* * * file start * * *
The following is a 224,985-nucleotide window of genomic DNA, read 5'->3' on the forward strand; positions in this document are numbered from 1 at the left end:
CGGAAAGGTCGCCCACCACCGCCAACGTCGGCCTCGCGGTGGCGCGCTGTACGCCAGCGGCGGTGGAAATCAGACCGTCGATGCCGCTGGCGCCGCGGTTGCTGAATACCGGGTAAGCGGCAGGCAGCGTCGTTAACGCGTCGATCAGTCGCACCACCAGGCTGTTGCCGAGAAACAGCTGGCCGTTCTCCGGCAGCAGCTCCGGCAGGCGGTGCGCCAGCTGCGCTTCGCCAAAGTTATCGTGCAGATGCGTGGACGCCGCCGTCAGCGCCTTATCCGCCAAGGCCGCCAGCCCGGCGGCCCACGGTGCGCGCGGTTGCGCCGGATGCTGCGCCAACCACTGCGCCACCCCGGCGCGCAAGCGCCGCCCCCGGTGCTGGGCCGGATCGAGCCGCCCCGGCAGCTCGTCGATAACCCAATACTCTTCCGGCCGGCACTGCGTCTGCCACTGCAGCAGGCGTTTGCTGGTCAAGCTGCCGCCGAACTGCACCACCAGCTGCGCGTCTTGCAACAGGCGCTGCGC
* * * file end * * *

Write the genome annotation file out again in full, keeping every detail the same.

The following is a 224,985-nucleotide window of genomic DNA, read 5'->3' on the forward strand; positions in this document are numbered from 1 at the left end:
CGGAAAGGTCGCCCACCACCGCCAACGTCGGCCTCGCGGTGGCGCGCTGTACGCCAGCGGCGGTGGAAATCAGACCGTCGATGCCGCTGGCGCCGCGGTTGCTGAATACCGGGTAAGCGGCAGGCAGCGTCGTTAACGCGTCGATCAGTCGCACCACCAGGCTGTTGCCGAGAAACAGCTGGCCGTTCTCCGGCAGCAGCTCCGGCAGGCGGTGCGCCAGCTGCGCTTCGCCAAAGTTATCGTGCAGATGCGTGGACGCCGCCGTCAGCGCCTTATCCGCCAAGGCCGCCAGCCCGGCGGCCCACGGTGCGCGCGGTTGCGCCGGATGCTGCGCCAACCACTGCGCCACCCCGGCGCGCAAGCGCCGCCCCCGGTGCTGGGCCGGATCGAGCCGCCCCGGCAGCTCGTCGATAACCCAATACTCTTCCGGCCGGCACTGCGTCTGCCACTGCAGCAGGCGTTTGCTGGTCAAGCTGCCGCCGAACTGCACCACCAGCTGCGCGTCTTGCAACAGGCGCTGCGC